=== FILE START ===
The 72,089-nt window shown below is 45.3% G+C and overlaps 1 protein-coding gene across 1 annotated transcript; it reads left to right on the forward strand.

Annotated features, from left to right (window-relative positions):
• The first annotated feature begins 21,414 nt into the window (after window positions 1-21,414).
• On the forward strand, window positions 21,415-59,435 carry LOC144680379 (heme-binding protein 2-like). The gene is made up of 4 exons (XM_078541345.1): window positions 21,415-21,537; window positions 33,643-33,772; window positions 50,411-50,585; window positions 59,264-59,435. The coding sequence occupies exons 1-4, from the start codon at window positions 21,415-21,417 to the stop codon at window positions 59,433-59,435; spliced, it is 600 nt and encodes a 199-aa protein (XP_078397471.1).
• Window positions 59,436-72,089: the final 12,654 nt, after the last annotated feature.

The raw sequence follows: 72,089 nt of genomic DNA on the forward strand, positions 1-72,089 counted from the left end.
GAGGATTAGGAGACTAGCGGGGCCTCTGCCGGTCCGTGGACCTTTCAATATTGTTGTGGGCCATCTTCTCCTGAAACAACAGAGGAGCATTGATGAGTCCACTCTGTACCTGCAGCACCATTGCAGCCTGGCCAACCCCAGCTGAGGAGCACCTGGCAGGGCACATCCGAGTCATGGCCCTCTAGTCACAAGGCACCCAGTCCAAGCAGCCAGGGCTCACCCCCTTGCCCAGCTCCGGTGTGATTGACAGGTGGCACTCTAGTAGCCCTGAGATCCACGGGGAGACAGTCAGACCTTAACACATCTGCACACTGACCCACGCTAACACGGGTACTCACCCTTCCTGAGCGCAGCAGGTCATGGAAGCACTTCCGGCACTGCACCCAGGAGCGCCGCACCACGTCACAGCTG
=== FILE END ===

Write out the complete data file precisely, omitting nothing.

The 72,089-nt window shown below is 45.3% G+C and overlaps 1 protein-coding gene across 1 annotated transcript; it reads left to right on the forward strand.

Annotated features, from left to right (window-relative positions):
• The first annotated feature begins 21,414 nt into the window (after window positions 1-21,414).
• On the forward strand, window positions 21,415-59,435 carry LOC144680379 (heme-binding protein 2-like). The gene is made up of 4 exons (XM_078541345.1): window positions 21,415-21,537; window positions 33,643-33,772; window positions 50,411-50,585; window positions 59,264-59,435. The coding sequence occupies exons 1-4, from the start codon at window positions 21,415-21,417 to the stop codon at window positions 59,433-59,435; spliced, it is 600 nt and encodes a 199-aa protein (XP_078397471.1).
• Window positions 59,436-72,089: the final 12,654 nt, after the last annotated feature.

The raw sequence follows: 72,089 nt of genomic DNA on the forward strand, positions 1-72,089 counted from the left end.
GAGGATTAGGAGACTAGCGGGGCCTCTGCCGGTCCGTGGACCTTTCAATATTGTTGTGGGCCATCTTCTCCTGAAACAACAGAGGAGCATTGATGAGTCCACTCTGTACCTGCAGCACCATTGCAGCCTGGCCAACCCCAGCTGAGGAGCACCTGGCAGGGCACATCCGAGTCATGGCCCTCTAGTCACAAGGCACCCAGTCCAAGCAGCCAGGGCTCACCCCCTTGCCCAGCTCCGGTGTGATTGACAGGTGGCACTCTAGTAGCCCTGAGATCCACGGGGAGACAGTCAGACCTTAACACATCTGCACACTGACCCACGCTAACACGGGTACTCACCCTTCCTGAGCGCAGCAGGTCATGGAAGCACTTCCGGCACTGCACCCAGGAGCGCCGCACCACGTCACAGCTG